The new California legislation, as well as legislation in many other jurisdictions, mandates the use of pretrial risk assessment. Given the importance of this decision point and the concerns with system data described here, Evident Change would only support the use of a pretrial risk assessment tool in the context of explicit standards related to equity, transparency, and validity. We urge the Judicial Council of California and any other bodies charged with overseeing pretrial risk assessment to mandate and monitor minimum standards for design, implementation, and ongoing evaluation to ensure the protection of civil liberties, the reduction of racial disparities, and the effective use of resources. These standards include the following.
- Commit to transparency in the design or selection of a pretrial risk assessment, including the specific outcomes on which the risk assessment is focused, and the characteristics that are included on the risk assessment scale.
- On a monthly basis, evaluate the impact that a risk assessment is having on pretrial liberties (including detention as well as liberties for those operating under restrictions while at home) for populations that are over-policed, over-arrested, and over-charged in relation to populations that are not.
- On a monthly basis, monitor the difference between risk assessment recommendations and actual judicial decisions to promote judicial transparency and accountability.
We urge jurisdictions to be as dedicated as they can to using their data to inform their practices. Though we have suggested that these outcomes be measured on a monthly or quarterly basis, it is feasible to monitor these impacts in real time, given the necessary data.
We have much more to say on the use of risk assessment in pretrial reform, and in the coming months we will share more thoughts and ideas with you, including the role of pretrial services and the court in the actual detention decision, and how risk assessments and data analysis can fit into a broader reform strategy. We look forward to being part of effective and fair pretrial reform and welcome your feedback.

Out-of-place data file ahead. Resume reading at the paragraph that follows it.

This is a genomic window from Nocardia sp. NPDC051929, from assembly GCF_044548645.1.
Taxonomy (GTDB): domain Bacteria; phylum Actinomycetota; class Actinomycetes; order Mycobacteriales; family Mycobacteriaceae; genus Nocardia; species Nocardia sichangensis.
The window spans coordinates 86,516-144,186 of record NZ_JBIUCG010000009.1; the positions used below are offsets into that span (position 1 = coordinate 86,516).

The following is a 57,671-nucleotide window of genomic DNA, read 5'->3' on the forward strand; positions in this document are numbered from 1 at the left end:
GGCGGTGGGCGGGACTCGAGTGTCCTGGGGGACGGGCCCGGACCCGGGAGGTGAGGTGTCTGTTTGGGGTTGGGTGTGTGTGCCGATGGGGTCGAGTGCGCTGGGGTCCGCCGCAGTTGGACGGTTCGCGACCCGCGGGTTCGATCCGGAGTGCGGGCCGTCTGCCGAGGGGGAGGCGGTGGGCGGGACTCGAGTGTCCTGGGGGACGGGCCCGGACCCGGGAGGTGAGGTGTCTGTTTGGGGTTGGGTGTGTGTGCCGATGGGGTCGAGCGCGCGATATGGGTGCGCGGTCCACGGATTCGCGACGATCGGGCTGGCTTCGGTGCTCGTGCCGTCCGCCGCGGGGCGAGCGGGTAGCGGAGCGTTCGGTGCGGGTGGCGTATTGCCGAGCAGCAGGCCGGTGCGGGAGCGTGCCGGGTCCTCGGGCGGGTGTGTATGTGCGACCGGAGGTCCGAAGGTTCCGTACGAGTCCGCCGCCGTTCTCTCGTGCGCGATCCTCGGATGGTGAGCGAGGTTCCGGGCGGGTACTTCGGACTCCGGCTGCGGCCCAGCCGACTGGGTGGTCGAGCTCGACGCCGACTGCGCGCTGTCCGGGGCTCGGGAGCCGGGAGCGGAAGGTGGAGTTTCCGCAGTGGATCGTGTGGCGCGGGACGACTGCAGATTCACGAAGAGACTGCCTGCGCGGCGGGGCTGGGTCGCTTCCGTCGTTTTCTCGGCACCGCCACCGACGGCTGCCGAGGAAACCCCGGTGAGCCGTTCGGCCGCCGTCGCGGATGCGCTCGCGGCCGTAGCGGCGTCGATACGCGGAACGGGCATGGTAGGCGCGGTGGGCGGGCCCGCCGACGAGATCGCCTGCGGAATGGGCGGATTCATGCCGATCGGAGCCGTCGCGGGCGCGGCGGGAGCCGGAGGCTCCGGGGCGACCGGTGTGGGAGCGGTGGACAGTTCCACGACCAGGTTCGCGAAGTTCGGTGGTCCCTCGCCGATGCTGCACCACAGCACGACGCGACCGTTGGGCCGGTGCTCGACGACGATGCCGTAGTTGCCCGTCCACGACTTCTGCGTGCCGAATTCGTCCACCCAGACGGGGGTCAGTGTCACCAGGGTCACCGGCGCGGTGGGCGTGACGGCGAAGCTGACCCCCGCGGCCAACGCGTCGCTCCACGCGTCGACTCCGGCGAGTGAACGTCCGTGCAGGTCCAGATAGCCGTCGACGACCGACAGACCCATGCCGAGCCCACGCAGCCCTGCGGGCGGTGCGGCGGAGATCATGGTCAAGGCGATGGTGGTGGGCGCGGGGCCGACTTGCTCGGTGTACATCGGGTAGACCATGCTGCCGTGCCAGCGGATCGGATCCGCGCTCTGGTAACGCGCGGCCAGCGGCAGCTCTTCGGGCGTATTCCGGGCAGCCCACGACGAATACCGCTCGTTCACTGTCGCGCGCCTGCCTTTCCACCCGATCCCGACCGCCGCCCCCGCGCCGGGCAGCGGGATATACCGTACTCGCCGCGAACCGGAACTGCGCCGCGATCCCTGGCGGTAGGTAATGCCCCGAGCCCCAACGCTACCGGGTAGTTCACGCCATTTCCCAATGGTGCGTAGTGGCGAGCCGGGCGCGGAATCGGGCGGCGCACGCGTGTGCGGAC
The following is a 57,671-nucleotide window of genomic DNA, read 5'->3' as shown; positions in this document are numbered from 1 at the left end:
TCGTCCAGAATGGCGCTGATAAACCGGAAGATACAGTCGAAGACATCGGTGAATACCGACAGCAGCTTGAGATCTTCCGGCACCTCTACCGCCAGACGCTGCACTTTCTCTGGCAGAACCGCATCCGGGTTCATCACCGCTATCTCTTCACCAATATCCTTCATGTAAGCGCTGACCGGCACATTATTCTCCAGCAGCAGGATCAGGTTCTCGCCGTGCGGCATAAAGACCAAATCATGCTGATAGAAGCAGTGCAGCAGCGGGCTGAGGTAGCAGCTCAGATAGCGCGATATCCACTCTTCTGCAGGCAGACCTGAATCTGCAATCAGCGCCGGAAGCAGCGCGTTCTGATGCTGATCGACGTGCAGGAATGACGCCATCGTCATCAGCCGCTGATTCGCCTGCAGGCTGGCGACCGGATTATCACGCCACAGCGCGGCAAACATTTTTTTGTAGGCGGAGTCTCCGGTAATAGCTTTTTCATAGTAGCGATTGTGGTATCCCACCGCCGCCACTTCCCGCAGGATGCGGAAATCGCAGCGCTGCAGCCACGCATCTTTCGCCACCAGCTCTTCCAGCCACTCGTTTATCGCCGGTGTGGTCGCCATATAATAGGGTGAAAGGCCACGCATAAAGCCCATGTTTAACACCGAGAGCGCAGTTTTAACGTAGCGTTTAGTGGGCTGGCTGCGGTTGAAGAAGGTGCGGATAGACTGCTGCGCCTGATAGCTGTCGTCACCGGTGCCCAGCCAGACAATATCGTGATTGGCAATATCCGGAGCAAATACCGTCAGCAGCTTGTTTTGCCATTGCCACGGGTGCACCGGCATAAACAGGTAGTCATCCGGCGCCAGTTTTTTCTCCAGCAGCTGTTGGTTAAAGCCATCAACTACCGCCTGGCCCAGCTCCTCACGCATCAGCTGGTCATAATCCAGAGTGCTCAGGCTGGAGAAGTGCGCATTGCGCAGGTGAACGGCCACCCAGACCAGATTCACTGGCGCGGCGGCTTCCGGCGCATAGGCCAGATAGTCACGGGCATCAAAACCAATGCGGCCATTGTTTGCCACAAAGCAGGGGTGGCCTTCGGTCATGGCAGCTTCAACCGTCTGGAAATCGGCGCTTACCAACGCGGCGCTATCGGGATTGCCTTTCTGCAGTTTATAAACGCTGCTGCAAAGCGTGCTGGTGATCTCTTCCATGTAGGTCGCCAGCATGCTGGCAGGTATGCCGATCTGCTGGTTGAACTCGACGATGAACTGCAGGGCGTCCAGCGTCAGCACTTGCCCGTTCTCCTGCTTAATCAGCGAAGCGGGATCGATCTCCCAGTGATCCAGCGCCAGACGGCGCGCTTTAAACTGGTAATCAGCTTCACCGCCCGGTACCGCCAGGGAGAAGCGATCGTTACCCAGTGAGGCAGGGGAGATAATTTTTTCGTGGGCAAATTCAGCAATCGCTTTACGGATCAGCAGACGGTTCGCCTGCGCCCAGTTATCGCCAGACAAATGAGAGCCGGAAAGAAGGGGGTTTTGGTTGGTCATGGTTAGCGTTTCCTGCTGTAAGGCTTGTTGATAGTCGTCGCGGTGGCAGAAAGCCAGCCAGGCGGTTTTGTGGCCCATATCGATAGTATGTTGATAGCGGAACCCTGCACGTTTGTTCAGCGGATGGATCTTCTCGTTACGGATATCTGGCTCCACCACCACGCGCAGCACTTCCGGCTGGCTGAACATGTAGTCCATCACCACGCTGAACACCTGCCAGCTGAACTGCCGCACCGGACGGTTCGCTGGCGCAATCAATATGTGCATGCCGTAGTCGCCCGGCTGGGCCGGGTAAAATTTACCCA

You need to define "racial equity", especially what you mean by "equity". Also, will jurisdictions need to trade racial equity success for poorer achievement of additional goals of risk assessment such as acceptable recidivism targets. Great discussion and most informative presentation of predictive analytics trade offs in constructing and utilizing risk assessment algorithms as I have read. Way to go!
We like the operating definition of racial equity offered by the Center for Social Inclusion, which defines it in the context of a future-state outcome. That is to say, racial equity is achieved when “race no longer determines one’s socioeconomic outcomes; when everyone has what they need to thrive, no matter where they live.” We do think that jursidictions will need to make choices about what they are trying to achieve, and make decisions about their tolerance thresholds for various outcomes like “acceptable recidivism” targets, in light of what else may be compromised. As stakeholders begin delving into this work, they will quickly see how these decisions are influenced by the intended policy and practice applications of these tools.